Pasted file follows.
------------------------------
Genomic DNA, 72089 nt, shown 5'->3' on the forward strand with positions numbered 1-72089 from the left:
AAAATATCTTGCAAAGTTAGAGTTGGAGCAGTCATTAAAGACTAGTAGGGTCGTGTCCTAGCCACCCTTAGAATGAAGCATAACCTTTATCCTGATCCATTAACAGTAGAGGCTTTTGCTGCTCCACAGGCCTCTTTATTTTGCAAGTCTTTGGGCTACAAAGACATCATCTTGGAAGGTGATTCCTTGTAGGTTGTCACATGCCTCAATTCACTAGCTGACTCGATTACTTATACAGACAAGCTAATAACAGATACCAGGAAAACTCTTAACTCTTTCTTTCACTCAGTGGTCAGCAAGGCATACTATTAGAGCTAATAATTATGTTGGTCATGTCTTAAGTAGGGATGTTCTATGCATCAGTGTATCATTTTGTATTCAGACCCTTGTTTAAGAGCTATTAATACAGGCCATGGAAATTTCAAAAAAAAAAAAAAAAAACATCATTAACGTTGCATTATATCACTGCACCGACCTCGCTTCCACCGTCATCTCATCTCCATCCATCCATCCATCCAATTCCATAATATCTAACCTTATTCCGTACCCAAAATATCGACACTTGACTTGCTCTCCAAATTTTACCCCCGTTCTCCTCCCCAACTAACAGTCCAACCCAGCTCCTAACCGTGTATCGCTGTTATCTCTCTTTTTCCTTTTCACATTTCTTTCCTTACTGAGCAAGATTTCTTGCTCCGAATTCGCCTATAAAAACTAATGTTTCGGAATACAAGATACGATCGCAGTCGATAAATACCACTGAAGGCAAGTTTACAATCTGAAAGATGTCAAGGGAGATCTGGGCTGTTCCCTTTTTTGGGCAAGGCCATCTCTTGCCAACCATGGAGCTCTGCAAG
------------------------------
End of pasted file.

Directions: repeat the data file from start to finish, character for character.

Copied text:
Genomic DNA, 72089 nt, shown 5'->3' on the forward strand with positions numbered 1-72089 from the left:
AAAATATCTTGCAAAGTTAGAGTTGGAGCAGTCATTAAAGACTAGTAGGGTCGTGTCCTAGCCACCCTTAGAATGAAGCATAACCTTTATCCTGATCCATTAACAGTAGAGGCTTTTGCTGCTCCACAGGCCTCTTTATTTTGCAAGTCTTTGGGCTACAAAGACATCATCTTGGAAGGTGATTCCTTGTAGGTTGTCACATGCCTCAATTCACTAGCTGACTCGATTACTTATACAGACAAGCTAATAACAGATACCAGGAAAACTCTTAACTCTTTCTTTCACTCAGTGGTCAGCAAGGCATACTATTAGAGCTAATAATTATGTTGGTCATGTCTTAAGTAGGGATGTTCTATGCATCAGTGTATCATTTTGTATTCAGACCCTTGTTTAAGAGCTATTAATACAGGCCATGGAAATTTCAAAAAAAAAAAAAAAAAACATCATTAACGTTGCATTATATCACTGCACCGACCTCGCTTCCACCGTCATCTCATCTCCATCCATCCATCCATCCAATTCCATAATATCTAACCTTATTCCGTACCCAAAATATCGACACTTGACTTGCTCTCCAAATTTTACCCCCGTTCTCCTCCCCAACTAACAGTCCAACCCAGCTCCTAACCGTGTATCGCTGTTATCTCTCTTTTTCCTTTTCACATTTCTTTCCTTACTGAGCAAGATTTCTTGCTCCGAATTCGCCTATAAAAACTAATGTTTCGGAATACAAGATACGATCGCAGTCGATAAATACCACTGAAGGCAAGTTTACAATCTGAAAGATGTCAAGGGAGATCTGGGCTGTTCCCTTTTTTGGGCAAGGCCATCTCTTGCCAACCATGGAGCTCTGCAAG